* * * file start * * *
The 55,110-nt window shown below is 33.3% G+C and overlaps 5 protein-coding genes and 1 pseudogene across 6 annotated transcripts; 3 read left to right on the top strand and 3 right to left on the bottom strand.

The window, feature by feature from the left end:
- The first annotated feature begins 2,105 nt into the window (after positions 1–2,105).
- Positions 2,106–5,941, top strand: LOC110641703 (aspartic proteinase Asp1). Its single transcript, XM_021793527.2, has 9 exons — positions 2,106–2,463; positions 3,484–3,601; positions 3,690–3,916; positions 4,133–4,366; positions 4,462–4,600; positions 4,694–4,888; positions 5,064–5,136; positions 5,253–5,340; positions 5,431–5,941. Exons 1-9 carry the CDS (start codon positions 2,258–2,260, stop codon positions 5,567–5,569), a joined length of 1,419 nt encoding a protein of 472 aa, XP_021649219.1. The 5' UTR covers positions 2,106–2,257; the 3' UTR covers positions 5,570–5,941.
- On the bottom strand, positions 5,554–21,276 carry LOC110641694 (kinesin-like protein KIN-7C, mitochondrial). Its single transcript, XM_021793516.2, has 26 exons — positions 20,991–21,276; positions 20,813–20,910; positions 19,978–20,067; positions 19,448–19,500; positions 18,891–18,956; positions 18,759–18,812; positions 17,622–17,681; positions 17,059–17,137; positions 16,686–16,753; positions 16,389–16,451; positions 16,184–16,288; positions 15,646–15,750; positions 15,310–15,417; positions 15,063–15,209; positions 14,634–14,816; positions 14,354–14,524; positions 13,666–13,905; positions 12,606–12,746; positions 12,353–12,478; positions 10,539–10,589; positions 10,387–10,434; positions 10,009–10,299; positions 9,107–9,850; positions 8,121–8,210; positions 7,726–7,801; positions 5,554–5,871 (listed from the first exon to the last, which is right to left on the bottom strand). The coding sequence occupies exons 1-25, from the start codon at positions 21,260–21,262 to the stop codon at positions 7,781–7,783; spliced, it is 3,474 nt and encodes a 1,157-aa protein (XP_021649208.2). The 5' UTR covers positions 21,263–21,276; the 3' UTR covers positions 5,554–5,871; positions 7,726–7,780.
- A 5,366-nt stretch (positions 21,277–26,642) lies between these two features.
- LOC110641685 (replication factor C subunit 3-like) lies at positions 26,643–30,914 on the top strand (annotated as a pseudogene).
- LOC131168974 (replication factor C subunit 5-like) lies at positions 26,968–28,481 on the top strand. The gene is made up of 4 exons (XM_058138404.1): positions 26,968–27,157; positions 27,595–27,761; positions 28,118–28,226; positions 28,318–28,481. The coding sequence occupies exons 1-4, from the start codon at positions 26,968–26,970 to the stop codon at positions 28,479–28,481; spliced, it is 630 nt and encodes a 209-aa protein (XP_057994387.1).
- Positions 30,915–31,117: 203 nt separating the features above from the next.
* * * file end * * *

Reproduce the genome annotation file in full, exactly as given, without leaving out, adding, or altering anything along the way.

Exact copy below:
The 55,110-nt window shown below is 33.3% G+C and overlaps 5 protein-coding genes and 1 pseudogene across 6 annotated transcripts; 3 read left to right on the top strand and 3 right to left on the bottom strand.

The window, feature by feature from the left end:
- The first annotated feature begins 2,105 nt into the window (after positions 1–2,105).
- Positions 2,106–5,941, top strand: LOC110641703 (aspartic proteinase Asp1). Its single transcript, XM_021793527.2, has 9 exons — positions 2,106–2,463; positions 3,484–3,601; positions 3,690–3,916; positions 4,133–4,366; positions 4,462–4,600; positions 4,694–4,888; positions 5,064–5,136; positions 5,253–5,340; positions 5,431–5,941. Exons 1-9 carry the CDS (start codon positions 2,258–2,260, stop codon positions 5,567–5,569), a joined length of 1,419 nt encoding a protein of 472 aa, XP_021649219.1. The 5' UTR covers positions 2,106–2,257; the 3' UTR covers positions 5,570–5,941.
- On the bottom strand, positions 5,554–21,276 carry LOC110641694 (kinesin-like protein KIN-7C, mitochondrial). Its single transcript, XM_021793516.2, has 26 exons — positions 20,991–21,276; positions 20,813–20,910; positions 19,978–20,067; positions 19,448–19,500; positions 18,891–18,956; positions 18,759–18,812; positions 17,622–17,681; positions 17,059–17,137; positions 16,686–16,753; positions 16,389–16,451; positions 16,184–16,288; positions 15,646–15,750; positions 15,310–15,417; positions 15,063–15,209; positions 14,634–14,816; positions 14,354–14,524; positions 13,666–13,905; positions 12,606–12,746; positions 12,353–12,478; positions 10,539–10,589; positions 10,387–10,434; positions 10,009–10,299; positions 9,107–9,850; positions 8,121–8,210; positions 7,726–7,801; positions 5,554–5,871 (listed from the first exon to the last, which is right to left on the bottom strand). The coding sequence occupies exons 1-25, from the start codon at positions 21,260–21,262 to the stop codon at positions 7,781–7,783; spliced, it is 3,474 nt and encodes a 1,157-aa protein (XP_021649208.2). The 5' UTR covers positions 21,263–21,276; the 3' UTR covers positions 5,554–5,871; positions 7,726–7,780.
- A 5,366-nt stretch (positions 21,277–26,642) lies between these two features.
- LOC110641685 (replication factor C subunit 3-like) lies at positions 26,643–30,914 on the top strand (annotated as a pseudogene).
- LOC131168974 (replication factor C subunit 5-like) lies at positions 26,968–28,481 on the top strand. The gene is made up of 4 exons (XM_058138404.1): positions 26,968–27,157; positions 27,595–27,761; positions 28,118–28,226; positions 28,318–28,481. The coding sequence occupies exons 1-4, from the start codon at positions 26,968–26,970 to the stop codon at positions 28,479–28,481; spliced, it is 630 nt and encodes a 209-aa protein (XP_057994387.1).
- Positions 30,915–31,117: 203 nt separating the features above from the next.